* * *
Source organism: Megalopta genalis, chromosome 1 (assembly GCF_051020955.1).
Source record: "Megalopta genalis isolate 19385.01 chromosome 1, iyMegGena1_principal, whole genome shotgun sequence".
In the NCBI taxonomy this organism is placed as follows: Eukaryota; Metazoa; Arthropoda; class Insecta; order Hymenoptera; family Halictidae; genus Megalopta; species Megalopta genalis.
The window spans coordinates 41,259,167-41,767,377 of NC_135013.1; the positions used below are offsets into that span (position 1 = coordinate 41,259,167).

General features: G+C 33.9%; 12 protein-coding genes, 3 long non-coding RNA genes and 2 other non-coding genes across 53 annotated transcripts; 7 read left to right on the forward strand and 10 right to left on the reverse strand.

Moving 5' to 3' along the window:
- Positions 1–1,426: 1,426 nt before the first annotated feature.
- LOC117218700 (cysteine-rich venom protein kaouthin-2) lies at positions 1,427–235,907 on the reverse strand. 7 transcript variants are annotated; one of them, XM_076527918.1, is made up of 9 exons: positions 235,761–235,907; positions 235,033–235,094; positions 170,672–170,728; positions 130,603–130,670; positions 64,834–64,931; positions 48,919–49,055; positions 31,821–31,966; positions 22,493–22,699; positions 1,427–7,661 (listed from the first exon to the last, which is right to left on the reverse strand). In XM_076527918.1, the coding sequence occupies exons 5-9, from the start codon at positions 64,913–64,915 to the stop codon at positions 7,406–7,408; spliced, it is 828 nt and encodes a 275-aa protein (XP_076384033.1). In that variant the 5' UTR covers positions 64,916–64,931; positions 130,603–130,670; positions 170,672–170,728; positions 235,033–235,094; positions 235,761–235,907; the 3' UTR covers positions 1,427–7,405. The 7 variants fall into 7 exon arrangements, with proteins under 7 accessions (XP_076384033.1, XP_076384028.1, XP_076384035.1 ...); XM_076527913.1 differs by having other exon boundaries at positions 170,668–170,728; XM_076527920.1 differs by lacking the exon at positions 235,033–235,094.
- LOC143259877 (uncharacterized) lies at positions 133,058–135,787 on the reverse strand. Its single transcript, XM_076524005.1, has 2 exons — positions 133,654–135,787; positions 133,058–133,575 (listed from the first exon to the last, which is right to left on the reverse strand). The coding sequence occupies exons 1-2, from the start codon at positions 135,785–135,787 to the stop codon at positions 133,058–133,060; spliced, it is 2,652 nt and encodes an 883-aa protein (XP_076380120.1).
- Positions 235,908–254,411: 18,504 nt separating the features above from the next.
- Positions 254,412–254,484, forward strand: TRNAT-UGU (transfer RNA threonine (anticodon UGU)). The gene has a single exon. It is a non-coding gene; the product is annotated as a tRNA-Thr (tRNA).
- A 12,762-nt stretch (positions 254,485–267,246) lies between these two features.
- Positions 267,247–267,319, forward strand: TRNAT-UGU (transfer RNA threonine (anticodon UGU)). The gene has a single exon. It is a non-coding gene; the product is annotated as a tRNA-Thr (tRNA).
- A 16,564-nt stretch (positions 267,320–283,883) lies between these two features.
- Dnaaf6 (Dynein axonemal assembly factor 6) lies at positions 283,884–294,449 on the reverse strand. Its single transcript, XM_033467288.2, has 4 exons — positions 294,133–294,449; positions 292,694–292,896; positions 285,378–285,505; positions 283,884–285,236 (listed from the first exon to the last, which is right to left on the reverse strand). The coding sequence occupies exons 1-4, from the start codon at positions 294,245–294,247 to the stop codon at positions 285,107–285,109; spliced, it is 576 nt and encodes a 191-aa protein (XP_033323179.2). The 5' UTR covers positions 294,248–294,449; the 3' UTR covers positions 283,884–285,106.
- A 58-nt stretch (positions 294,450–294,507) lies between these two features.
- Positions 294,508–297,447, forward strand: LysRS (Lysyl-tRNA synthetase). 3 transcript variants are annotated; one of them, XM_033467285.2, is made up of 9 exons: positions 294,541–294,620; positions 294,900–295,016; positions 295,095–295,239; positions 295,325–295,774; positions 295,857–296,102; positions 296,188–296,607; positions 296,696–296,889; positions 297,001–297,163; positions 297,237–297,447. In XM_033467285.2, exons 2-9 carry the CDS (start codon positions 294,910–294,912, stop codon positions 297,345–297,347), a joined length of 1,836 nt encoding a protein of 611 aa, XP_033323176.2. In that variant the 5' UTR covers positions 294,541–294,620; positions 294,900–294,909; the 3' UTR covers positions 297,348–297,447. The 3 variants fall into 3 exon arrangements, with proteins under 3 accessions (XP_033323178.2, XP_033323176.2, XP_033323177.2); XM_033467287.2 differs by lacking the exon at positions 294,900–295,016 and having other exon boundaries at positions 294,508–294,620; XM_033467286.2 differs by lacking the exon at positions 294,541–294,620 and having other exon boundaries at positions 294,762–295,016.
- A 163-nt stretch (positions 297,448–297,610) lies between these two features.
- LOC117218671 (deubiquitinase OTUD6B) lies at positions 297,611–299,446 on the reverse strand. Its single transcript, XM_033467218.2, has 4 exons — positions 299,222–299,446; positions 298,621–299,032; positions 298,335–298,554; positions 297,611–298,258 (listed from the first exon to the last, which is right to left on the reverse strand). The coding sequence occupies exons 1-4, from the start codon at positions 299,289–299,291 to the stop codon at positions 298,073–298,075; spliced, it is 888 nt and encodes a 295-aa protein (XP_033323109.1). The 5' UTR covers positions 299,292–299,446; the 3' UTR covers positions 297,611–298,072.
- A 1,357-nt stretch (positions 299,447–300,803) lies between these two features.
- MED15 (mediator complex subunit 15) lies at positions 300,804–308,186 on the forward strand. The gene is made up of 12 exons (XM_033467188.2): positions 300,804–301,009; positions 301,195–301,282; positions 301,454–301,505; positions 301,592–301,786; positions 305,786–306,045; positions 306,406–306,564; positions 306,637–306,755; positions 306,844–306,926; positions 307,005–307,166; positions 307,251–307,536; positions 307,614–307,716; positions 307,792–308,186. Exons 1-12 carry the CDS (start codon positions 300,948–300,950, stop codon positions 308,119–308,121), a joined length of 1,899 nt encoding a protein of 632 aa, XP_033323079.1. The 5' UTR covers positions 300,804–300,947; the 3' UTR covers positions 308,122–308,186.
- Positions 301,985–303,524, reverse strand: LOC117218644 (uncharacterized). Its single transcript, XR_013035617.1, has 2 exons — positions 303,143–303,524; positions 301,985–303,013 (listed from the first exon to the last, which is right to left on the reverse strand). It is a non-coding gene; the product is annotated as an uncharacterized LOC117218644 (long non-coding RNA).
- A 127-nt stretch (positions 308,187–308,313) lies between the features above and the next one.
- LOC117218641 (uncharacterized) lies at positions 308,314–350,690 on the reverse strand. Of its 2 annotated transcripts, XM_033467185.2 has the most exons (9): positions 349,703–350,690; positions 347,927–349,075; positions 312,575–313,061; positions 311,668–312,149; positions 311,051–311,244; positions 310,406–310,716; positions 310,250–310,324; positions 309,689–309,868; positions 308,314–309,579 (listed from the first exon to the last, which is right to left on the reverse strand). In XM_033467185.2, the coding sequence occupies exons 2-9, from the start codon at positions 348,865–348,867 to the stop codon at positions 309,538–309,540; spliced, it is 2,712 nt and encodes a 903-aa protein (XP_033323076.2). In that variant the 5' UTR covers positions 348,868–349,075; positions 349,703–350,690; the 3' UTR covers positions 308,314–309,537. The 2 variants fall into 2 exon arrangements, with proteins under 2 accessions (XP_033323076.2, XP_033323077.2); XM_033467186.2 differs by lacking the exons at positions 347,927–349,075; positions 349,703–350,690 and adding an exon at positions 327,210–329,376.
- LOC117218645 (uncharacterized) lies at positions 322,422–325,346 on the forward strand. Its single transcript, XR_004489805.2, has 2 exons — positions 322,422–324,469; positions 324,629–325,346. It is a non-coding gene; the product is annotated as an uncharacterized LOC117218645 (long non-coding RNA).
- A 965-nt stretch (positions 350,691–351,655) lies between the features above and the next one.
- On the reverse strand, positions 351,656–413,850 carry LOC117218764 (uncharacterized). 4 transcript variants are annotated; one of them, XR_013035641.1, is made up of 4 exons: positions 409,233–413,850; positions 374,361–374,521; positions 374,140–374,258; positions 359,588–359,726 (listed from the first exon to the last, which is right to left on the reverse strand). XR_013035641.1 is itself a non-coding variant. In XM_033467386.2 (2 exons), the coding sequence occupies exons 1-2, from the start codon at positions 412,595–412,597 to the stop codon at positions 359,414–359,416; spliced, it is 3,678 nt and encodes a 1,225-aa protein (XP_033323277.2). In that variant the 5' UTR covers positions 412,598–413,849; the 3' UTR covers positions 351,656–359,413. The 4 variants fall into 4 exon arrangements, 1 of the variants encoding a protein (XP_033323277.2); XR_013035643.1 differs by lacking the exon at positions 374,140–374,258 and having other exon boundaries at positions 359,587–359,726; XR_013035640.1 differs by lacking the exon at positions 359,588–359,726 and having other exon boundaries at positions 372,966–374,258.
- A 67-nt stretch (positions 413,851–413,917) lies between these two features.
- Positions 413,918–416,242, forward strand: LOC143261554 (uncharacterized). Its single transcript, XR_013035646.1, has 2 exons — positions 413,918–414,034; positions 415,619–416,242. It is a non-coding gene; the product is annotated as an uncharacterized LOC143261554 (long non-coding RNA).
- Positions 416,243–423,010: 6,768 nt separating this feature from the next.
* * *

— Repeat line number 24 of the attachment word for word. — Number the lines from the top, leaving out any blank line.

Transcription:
- LOC117218641 (uncharacterized) lies at positions 308,314–350,690 on the reverse strand. Of its 2 annotated transcripts, XM_033467185.2 has the most exons (9): positions 349,703–350,690; positions 347,927–349,075; positions 312,575–313,061; positions 311,668–312,149; positions 311,051–311,244; positions 310,406–310,716; positions 310,250–310,324; positions 309,689–309,868; positions 308,314–309,579 (listed from the first exon to the last, which is right to left on the reverse strand). In XM_033467185.2, the coding sequence occupies exons 2-9, from the start codon at positions 348,865–348,867 to the stop codon at positions 309,538–309,540; spliced, it is 2,712 nt and encodes a 903-aa protein (XP_033323076.2). In that variant the 5' UTR covers positions 348,868–349,075; positions 349,703–350,690; the 3' UTR covers positions 308,314–309,537. The 2 variants fall into 2 exon arrangements, with proteins under 2 accessions (XP_033323076.2, XP_033323077.2); XM_033467186.2 differs by lacking the exons at positions 347,927–349,075; positions 349,703–350,690 and adding an exon at positions 327,210–329,376.